Hannibal Buress says he was almost thrown out of a Toronto taxi for Uber talk

American comedian Hannibal Buress says on U.S. late-night television he was nearly thrown out of a Toronto taxi last week for mentioning Uber while in the city for the NBA All-Star Game.

'That's why Uber is crushing you guys,' Buress says he told cabbie who refused to turn on the meter

American comedian Hannibal Buress said on U.S. late-night television that he was nearly thrown out of a Toronto taxi last week for mentioning Uber while in the city for the NBA All-Star Game.

The Chicago native, who stars in the Comedy Central series Broad City, said on NBC Late Night with Seth Meyers on Wednesday that the argument started after the cabbie refused to turn on the meter.

Buress told Meyers he was in the cab with his cousin, just a few blocks away from the house where he was staying, when the driver said, "'It's a $20 flat-rate.' I'm like, 'No, put the meter on it.'" 

"No, this is a van-cab, $20, flat rate," said the cabbie, according to Buress.

"No," Buress insisted.

So the cabbie relented. "He says, 'You know what? I've had a good week, I've had a good day. I'm not going to let you ruin it. I'm going to take you for free,'" Buress told Meyers.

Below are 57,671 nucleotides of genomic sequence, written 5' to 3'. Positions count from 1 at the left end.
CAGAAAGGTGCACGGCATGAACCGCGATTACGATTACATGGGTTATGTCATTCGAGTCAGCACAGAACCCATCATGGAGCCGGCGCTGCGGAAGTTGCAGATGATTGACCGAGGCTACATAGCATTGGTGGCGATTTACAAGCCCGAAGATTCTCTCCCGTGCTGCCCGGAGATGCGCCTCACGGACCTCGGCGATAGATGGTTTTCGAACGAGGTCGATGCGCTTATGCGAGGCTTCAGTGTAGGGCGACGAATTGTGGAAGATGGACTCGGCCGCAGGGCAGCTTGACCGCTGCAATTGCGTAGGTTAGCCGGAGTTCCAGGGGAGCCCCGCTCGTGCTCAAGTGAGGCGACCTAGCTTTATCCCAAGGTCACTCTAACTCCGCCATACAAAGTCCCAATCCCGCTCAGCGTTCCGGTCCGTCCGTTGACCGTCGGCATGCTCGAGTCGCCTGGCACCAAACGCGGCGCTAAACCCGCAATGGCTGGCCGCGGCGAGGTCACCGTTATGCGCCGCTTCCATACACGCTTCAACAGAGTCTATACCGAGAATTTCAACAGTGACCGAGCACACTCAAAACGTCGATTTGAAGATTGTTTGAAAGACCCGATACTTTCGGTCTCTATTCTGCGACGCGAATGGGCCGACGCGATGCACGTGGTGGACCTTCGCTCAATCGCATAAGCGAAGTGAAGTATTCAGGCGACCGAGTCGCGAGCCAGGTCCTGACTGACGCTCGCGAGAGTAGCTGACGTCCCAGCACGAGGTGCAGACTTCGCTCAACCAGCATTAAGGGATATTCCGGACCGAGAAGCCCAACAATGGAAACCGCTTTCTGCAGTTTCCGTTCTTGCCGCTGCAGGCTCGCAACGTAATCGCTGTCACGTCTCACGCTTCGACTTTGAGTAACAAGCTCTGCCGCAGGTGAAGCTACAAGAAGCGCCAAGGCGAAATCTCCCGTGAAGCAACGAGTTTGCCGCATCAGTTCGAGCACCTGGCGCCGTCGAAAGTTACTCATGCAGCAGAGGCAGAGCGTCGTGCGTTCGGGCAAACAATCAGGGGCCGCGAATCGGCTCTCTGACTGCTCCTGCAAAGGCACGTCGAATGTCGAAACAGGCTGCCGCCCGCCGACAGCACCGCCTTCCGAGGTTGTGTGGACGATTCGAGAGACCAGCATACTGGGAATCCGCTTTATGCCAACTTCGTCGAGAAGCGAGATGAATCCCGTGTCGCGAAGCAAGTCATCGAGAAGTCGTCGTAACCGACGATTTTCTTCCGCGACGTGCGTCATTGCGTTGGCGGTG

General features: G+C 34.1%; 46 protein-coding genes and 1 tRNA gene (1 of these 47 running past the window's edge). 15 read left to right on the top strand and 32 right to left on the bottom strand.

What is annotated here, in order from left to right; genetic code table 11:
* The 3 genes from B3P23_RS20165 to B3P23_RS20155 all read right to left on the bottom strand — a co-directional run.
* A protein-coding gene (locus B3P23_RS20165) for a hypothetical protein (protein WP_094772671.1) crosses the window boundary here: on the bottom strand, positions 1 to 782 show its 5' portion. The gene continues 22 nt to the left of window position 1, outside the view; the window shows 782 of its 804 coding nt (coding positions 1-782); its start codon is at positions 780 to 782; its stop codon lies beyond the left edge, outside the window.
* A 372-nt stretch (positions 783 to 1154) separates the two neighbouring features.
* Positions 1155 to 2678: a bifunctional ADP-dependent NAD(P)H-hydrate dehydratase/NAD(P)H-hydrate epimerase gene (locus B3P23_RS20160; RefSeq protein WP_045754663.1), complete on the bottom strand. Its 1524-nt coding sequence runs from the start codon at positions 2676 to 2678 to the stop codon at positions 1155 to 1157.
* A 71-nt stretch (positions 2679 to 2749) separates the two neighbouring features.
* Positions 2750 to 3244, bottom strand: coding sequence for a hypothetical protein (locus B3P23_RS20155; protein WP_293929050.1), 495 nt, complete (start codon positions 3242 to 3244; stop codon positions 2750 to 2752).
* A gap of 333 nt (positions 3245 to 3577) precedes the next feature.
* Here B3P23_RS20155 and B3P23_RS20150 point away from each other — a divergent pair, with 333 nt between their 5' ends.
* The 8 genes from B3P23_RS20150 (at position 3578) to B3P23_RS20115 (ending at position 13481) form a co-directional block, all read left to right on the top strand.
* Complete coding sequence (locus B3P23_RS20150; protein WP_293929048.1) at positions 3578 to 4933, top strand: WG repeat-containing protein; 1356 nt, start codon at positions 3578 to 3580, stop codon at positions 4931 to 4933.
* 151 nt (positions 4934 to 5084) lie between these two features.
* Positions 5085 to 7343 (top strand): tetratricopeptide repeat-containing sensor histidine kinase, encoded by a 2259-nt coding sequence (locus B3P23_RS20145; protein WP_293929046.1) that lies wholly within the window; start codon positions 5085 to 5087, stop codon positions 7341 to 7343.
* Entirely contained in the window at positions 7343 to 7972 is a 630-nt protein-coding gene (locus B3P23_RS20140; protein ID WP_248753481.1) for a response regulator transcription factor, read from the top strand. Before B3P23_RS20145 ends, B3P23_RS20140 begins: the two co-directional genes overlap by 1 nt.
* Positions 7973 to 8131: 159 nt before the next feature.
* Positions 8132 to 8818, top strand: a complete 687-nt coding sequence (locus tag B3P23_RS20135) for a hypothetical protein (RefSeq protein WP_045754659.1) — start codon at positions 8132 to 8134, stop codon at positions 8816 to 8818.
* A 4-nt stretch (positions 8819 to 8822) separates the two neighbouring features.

The comedian said the exchange put him off, and he said: "That's why Uber is crushing you guys."

'The Uber thing really set him off'

Buress said the cabbie then nearly threw him out of the taxi.

Comedian Hannibal Buress told an NBC talk show Wednesday night he got into an argument with a taxi driver who refused to turn on the meter a few blocks from the house where he was staying in Toronto while attending the NBA All-Star Game last week. (Late Night with Seth Meyers/YouTube)

"The Uber thing really set him off 'cause he tried to kick us out into the cold," Buress said.

Toronto taxi drivers have been in a battle against the city for not coming out more strongly against UberX, the ride-hailing app they allege is operating illegally and cutting into their business. UberX, Uber's lower-cost service, connects riders with drivers that are not licensed as taxis.

The cabbies called off plans to stage a strike that would have brought the city to a halt just before last weekend's all-star festivities. 

"I feel like I could have said anything to him and it wouldn't have upset him unless I mentioned Uber," Buress quipped.

Asked why he refused the offer, Buress said, "I didn't want his free ride because he was doing it in a condescending way."


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